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  • Classical Studio Films
    491 words
    The Hollywood studio system developed as an orgizational response to the introduction and refinement of the full-length feature film. Distinguished by high degrees of specialization and vertical integration, the studio system differed from the old structure and methods of movie production. The increase in running time and the strong emphasis on narrative structure of the feature film strained the capacities of the early film industry to deal with its new aesthetic dimensions at a time of rapid g...
  • Lang's Films
    3,726 words
    Overview Fritz Lang (1890-1976), an Austrian-born film director, was one of the commanding figures of German and American cinema. In a career spanning over four decades, he pioneered entire new genres and modes of cinematic expression. From the distortions of German Expressionism to the malignant brooding of American film noir, Lang's films depicted a fatalistic universe where all possibilities are predetermined. Fascinated by the psychology of violence, his movies were populated by murderers, t...
  • Universal Film Manufacturing Company
    2,512 words
    The story of Universal studios begins with Carl Laemmle, who immigrated to America from his native Germany in 1884 at age 17. He traveled around the country, taking various jobs, until he opened his first nickelodeon in Chicago in 1906. A second operation quickly followed, and the following year he started the Laemmle Film Exchange, which he soon developed into one of the major film distributors in the country. In 1909 he began producing films with his Independent Motion Picture Company of Ameri...
  • Hollywood Film Companies
    2,950 words
    Film History In the Silent Era: The Worker Management Techniques and Capitalist Vertical Integration Within Hollywood By Phil Beauregard The film industry would have never taken the direction it did without the incorporation of certain worker management techniques and capitalist vertical integration pioneered by the founders of Hollywood. The methods of operation that Hollywood established in the realms of production, manufacturing, exhibition and distribution of film has shaped the face of the ...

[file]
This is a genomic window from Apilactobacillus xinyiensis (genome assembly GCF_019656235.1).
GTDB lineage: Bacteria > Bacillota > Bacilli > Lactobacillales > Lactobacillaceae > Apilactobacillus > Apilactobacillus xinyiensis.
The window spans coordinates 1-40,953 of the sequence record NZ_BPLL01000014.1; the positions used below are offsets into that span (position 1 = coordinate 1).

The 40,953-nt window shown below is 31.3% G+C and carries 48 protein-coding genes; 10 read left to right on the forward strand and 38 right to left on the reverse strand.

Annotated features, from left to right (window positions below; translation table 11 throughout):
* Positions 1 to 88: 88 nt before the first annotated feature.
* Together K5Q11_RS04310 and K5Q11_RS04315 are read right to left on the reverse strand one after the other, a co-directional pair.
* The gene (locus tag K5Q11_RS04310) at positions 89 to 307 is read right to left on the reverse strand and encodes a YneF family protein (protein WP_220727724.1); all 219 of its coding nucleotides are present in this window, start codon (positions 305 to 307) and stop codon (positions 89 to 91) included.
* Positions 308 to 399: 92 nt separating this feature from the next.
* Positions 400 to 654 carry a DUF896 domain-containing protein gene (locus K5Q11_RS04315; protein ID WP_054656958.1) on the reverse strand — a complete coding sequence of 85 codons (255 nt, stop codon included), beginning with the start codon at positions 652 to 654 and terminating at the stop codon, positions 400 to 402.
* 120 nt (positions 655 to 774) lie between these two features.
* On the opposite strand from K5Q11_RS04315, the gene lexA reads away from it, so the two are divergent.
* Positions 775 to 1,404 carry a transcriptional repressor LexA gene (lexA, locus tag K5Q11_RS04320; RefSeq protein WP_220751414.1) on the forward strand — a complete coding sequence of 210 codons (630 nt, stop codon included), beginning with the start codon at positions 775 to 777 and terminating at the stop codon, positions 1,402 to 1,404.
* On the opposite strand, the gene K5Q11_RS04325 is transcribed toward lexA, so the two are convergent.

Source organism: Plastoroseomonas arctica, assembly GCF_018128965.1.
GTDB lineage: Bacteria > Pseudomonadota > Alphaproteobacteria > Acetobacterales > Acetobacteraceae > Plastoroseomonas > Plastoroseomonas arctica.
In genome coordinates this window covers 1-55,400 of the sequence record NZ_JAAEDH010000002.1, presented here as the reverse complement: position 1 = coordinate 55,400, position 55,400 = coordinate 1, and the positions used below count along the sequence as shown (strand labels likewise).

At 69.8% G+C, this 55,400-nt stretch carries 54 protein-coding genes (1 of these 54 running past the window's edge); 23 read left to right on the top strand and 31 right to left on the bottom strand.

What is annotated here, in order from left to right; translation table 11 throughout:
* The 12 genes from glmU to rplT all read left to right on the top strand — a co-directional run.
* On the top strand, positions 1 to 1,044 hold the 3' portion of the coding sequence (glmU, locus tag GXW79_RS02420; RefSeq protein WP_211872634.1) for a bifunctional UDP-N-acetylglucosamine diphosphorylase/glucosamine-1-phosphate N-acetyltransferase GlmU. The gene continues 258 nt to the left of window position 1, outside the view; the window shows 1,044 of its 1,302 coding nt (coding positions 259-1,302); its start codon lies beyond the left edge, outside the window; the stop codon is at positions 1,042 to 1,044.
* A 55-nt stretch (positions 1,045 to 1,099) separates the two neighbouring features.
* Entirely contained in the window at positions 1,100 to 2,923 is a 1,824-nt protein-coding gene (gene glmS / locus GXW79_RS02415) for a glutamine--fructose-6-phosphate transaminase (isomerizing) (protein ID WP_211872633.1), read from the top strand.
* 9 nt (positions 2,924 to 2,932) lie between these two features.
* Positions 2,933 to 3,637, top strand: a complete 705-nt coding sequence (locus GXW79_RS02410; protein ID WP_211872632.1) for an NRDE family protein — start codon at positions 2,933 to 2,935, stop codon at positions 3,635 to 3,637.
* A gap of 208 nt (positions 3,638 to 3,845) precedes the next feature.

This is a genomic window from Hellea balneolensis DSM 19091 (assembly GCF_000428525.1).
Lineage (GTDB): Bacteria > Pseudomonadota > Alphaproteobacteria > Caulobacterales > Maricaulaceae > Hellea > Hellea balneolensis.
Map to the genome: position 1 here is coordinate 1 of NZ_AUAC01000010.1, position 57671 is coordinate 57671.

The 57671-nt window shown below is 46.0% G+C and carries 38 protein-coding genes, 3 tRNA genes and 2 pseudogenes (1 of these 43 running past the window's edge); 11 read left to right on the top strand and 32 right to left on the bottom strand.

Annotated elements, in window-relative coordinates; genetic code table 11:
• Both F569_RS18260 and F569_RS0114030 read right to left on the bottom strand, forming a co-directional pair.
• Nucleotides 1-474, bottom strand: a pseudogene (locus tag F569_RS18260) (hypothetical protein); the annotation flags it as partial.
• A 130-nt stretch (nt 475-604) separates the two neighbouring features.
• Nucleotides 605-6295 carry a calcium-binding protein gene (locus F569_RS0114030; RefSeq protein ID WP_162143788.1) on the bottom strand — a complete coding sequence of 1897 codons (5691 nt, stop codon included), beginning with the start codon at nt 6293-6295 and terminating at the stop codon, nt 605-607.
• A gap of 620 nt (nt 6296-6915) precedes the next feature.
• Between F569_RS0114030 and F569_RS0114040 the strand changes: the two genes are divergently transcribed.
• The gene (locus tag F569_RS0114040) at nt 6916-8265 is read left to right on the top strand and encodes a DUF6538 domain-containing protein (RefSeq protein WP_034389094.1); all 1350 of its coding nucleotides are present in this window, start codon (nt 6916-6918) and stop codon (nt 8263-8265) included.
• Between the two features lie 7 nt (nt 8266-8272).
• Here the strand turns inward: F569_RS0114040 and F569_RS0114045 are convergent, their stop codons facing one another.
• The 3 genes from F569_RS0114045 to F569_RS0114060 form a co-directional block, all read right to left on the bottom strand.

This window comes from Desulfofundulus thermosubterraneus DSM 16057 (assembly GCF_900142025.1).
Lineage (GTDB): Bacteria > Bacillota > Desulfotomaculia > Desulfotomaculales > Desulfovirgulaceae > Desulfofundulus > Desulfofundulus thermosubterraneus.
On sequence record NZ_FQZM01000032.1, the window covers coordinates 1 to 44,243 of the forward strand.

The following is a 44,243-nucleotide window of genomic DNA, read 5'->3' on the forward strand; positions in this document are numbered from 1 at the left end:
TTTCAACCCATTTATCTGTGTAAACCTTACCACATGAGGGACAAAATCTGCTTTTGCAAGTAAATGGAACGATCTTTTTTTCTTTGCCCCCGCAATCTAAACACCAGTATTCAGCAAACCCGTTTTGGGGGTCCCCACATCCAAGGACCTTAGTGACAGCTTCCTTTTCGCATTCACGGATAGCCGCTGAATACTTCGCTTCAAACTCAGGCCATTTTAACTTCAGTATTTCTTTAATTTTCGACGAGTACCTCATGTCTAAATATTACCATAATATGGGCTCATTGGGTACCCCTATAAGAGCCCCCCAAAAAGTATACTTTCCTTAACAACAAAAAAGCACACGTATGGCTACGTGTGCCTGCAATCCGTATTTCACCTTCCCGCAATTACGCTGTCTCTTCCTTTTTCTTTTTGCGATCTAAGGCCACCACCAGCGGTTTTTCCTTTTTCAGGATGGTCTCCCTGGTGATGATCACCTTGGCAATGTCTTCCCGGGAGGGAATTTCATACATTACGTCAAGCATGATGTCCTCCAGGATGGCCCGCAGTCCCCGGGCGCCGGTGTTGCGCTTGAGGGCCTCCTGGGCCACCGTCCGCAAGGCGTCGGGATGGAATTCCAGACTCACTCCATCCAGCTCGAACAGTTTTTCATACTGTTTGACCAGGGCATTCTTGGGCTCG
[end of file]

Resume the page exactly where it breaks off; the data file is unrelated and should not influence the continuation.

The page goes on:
• Universal's Flash Gordon Serials
    3,122 words
    All but forgotten today, except by nostalgia buffs, movie serials were at one time one of the most popular pure entertainment forms in Hollywood and one of the most reliable for the studios in terms of making money, as well as a unique form of the filmmaker's art. From their beginnings in 1912, to the release of the last of the serials in 1956, serials were also one of the formative entertainment experiences for two generations of Americans, ending with the postwar baby boom. Essentially, the se...
  • Several Pieces Of Merchandise For The Film
    1,616 words
    " I like ideas, especially movie ideas, that you can hold in your hand. If a person can tell me the idea in twenty-five words or less, its going to make a pretty good movie". Steven Spielberg. ' For this essay I intend to discuss how Hollywood as an industry has used the marketing strategies of blockbuster films to significant advantage in film merchandising. Along with the use of mass merchandising as a form of marketing films, with the hope of creating awareness among the public. As merchandis...
  • Film Production In The Majors
    2,375 words
    Outline the main changes the paramount decree effected on the structure of the American film industry and discuss the measures the ex-studios took to remain in control of the film market. The period of the 1920's to 1950's where known as the studio era in Hollywood. A few major companies monopolized the industry through vertical integration when the film companies controlled all production distribution and exhibition. The majors determined which movies were shown in which theatres, choosing thei...
  • Film Appearances In The 1960's Keaton
    851 words